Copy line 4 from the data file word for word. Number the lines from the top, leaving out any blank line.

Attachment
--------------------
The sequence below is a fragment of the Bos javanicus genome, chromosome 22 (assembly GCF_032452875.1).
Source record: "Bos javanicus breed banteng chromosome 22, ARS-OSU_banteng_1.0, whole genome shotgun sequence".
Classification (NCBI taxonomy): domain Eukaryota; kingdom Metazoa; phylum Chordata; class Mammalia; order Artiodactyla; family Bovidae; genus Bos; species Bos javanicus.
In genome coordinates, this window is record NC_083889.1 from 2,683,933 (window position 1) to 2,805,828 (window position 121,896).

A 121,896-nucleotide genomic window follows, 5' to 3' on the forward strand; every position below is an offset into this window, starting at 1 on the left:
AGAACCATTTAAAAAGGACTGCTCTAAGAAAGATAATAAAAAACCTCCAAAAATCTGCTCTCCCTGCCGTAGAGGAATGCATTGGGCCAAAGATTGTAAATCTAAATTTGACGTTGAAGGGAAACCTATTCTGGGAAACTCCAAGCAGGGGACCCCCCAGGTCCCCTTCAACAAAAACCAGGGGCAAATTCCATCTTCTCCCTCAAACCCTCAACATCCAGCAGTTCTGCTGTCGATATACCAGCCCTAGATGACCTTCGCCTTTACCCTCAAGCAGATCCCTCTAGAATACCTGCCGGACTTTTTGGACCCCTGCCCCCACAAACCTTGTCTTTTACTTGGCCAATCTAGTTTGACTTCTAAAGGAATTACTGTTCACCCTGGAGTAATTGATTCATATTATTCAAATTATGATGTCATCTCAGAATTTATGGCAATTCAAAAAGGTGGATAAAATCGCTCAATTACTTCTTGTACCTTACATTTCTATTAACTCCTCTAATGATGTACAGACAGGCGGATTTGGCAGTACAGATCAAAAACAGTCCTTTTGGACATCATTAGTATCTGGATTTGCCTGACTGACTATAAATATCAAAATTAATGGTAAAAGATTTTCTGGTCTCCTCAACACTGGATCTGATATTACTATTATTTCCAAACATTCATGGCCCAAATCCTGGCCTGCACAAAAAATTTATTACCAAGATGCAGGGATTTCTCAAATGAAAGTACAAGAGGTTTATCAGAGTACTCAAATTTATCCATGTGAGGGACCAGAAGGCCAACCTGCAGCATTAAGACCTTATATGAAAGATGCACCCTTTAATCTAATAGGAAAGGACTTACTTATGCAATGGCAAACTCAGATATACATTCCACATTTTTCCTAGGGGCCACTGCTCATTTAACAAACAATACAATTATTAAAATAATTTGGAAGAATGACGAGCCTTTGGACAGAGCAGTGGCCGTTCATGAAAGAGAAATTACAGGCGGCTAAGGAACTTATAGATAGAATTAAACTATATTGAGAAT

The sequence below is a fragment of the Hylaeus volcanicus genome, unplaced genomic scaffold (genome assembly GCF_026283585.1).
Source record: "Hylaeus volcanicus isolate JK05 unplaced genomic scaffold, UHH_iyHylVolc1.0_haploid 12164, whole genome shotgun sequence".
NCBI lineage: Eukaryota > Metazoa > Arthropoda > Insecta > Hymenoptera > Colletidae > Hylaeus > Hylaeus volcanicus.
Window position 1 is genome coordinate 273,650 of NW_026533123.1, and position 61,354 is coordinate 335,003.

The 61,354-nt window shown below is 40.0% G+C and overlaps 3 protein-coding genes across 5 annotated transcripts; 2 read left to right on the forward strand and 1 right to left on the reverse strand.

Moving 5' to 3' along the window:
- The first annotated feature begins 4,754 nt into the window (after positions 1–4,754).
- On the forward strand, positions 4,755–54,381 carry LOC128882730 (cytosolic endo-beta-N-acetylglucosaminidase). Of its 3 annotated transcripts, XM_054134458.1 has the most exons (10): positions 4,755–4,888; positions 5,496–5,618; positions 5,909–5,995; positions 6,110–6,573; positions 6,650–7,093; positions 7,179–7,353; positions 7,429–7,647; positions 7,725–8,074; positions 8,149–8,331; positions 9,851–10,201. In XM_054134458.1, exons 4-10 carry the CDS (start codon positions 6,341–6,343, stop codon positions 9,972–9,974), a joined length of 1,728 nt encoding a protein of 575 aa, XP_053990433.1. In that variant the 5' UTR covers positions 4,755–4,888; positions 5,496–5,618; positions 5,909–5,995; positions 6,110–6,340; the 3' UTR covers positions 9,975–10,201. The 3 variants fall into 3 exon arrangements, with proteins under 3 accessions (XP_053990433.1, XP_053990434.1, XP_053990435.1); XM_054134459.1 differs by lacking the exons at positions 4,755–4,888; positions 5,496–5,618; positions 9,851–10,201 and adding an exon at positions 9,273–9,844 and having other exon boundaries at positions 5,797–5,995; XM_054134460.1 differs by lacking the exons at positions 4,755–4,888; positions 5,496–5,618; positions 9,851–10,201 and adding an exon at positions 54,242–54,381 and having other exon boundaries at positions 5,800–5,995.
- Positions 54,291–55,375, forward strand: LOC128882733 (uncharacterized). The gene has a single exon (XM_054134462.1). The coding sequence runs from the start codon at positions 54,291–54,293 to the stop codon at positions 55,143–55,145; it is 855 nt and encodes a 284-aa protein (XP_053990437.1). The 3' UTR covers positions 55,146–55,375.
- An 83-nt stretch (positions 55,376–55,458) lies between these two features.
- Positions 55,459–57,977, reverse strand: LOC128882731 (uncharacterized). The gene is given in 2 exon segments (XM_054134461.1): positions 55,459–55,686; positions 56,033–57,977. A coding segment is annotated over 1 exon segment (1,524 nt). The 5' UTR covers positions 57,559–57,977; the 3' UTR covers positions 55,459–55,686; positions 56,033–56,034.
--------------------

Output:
In genome coordinates, this window is record NC_083889.1 from 2,683,933 (window position 1) to 2,805,828 (window position 121,896).